Mercedes SL500

New Mercedes SL is lighter and more powerful than its predecessor, but is it a true 'Sport Light'?

Overall Auto Express Rating

4.0 out of 5

The Mercedes SL is no sports car, but for the last few generations it’s never really tried to be. So many elements of this car fit the grand tourer bill – the relaxing ride, the excellent refinement and the effortless performance. But in trying to make it sportier, Mercedes has taken away parts of the SL’s relaxed character. But when compared to other cars in this class, none are as relaxing or easy to drive as the Mercedes SL.

Before we got the chance to drive the new Mercedes SL, Dieter Zetcshe told us that it was a model worthy of its name. By that he meant it could live up to those two letters, which stand for 'Sport Light'. 

It’s easy to see what he meant, too, as the new SL is the first production Mercedes to get an aluminium bodyshell, as well as weight-saving touches such as a magnesium roof. However, it's fairer to say that the L stands for 'Lighter', because while the SL500's 1,785kg kerbweight is 125kg less than the old model's, it's still heavier than convertible rivals such as the Porsche 911 and Jaguar XK.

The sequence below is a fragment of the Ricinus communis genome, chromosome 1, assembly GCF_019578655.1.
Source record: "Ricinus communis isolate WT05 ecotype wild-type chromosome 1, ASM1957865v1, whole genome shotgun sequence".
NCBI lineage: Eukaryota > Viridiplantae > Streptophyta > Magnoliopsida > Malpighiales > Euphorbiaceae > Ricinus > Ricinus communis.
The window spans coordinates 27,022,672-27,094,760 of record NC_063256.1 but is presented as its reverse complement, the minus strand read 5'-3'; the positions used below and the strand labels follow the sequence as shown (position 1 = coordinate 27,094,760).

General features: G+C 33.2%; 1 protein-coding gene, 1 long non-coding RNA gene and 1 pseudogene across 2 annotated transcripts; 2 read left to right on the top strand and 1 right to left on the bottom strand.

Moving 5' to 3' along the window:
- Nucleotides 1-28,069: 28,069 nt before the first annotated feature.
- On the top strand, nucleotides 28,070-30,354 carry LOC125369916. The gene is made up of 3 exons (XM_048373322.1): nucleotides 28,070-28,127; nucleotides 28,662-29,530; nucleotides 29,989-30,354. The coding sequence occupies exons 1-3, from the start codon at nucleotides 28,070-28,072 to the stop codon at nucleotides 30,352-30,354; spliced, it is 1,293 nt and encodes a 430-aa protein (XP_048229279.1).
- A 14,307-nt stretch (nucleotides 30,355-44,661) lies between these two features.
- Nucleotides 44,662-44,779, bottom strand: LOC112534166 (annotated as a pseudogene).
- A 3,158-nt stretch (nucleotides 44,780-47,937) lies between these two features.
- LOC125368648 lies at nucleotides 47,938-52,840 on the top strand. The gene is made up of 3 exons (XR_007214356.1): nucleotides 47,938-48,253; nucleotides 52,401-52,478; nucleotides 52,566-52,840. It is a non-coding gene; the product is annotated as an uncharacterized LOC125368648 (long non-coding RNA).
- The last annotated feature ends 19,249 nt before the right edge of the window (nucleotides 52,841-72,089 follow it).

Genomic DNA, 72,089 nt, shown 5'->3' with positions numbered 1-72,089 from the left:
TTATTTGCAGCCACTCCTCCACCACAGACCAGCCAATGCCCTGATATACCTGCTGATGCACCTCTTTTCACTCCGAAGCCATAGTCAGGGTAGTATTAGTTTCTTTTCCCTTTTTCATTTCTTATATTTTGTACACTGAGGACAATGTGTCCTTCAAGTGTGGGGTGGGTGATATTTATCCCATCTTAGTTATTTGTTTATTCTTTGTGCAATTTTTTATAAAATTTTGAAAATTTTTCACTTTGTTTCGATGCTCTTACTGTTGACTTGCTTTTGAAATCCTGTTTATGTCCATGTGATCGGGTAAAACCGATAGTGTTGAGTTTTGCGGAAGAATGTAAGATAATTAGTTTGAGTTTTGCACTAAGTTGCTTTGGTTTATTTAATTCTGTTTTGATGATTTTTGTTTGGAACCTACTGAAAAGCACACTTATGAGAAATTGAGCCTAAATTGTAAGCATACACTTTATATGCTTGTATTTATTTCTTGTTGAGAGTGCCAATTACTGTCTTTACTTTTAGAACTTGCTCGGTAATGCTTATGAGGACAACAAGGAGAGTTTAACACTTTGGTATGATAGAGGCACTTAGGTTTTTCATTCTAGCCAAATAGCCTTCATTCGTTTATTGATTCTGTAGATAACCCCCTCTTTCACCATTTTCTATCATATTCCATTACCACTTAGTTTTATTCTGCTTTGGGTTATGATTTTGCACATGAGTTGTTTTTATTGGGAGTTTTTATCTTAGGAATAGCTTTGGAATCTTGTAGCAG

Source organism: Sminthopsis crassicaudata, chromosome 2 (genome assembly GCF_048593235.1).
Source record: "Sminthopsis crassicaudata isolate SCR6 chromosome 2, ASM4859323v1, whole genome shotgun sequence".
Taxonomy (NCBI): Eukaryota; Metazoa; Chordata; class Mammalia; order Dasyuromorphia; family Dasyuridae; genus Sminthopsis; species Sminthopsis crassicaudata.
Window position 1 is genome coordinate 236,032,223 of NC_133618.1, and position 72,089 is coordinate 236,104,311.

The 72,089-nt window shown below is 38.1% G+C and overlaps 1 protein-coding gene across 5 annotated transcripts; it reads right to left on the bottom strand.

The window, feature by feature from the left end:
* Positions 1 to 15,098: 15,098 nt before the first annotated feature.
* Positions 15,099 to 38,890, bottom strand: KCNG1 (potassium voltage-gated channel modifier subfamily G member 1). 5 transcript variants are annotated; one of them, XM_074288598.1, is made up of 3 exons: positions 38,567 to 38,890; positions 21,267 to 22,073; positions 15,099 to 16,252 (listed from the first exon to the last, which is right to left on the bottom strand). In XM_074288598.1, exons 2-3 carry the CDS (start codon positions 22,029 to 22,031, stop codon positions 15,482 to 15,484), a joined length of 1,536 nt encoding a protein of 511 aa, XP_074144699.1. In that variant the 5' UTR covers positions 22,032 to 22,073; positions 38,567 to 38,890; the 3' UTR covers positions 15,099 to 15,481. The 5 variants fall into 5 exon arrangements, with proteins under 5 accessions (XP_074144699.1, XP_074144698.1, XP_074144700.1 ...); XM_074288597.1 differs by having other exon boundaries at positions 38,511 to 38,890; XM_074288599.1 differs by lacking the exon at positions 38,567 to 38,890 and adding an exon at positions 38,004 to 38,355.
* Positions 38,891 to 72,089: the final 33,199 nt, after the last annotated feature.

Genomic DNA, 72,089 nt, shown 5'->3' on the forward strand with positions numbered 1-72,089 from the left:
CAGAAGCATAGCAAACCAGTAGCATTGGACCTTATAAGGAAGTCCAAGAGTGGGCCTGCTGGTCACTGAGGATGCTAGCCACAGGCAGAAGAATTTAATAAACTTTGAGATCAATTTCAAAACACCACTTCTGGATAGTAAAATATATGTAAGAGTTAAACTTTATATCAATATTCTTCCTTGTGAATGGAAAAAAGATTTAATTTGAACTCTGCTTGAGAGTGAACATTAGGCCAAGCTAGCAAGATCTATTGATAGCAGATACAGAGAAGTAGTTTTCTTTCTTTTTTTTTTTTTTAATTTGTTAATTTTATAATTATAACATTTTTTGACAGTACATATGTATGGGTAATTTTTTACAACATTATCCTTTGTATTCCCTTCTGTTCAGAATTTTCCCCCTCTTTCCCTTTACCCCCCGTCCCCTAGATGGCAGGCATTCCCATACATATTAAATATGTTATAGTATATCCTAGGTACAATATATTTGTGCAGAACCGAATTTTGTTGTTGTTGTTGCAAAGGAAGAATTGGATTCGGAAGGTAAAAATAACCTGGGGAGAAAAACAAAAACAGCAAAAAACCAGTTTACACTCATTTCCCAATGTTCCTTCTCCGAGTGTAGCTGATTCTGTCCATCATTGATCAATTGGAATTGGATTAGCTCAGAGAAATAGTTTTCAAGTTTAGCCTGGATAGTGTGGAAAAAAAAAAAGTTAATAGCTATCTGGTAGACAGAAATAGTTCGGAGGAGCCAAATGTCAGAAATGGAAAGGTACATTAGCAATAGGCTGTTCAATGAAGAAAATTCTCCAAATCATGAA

So the ‘Light’ bit is taken care of – sort of – but what about the Sport? There’s certainly enough power on demand from the twin-turbo 4.7-litre V8 under the bonnet. It produces 429bhp and can sprint from 0-62mph in 4.6 seconds, which makes it just as quick as the old SL63 AMG. 

There’s an effortlessness to the way power is delivered, too, with 700Nm of torque from just 1,800rpm all the way up to 3,500rpm. Put your foot down at any speed and in almost any gear, and you’re pinned back in your seat instantly. 

As for the handling, Mercedes has done plenty to try and sharpen up the SL. Our car was fitted with sports suspension and adaptive dampers, which is supposedly the firmest set-up you can get. You certainly wouldn’t call the handling pin-sharp, but the responsive steering, well-judged suspension and grippy chassis means it’s far more agile than you might expect. 

But the SL isn’t generally known for its handling ability – first and foremost it’s a grand tourer, a relaxing and refined convertible. It still retains that character, and even our firm sports suspension provided an effortless and comfortable ride on some of the roughest roads we could find. Set the dampers to ‘Sport’ and things do get a little bumpier. 

In attempting to make the SL a sportier and better handling car, Mercedes has disturbed its easy to live with character in one particular way. It’s still relaxing compared with cars like the Porsche 911 Cabriolet, but the steering feels a little too quick compared with the rest of the set up.

There are plenty of positives though, including the fact that the SL500 is now cheaper to run. The lower kerbweight paired with a more efficient engine means fuel economy has been improved by 22 per cent, now standing at 31mpg. CO2 emissions are also down to 212g/km.

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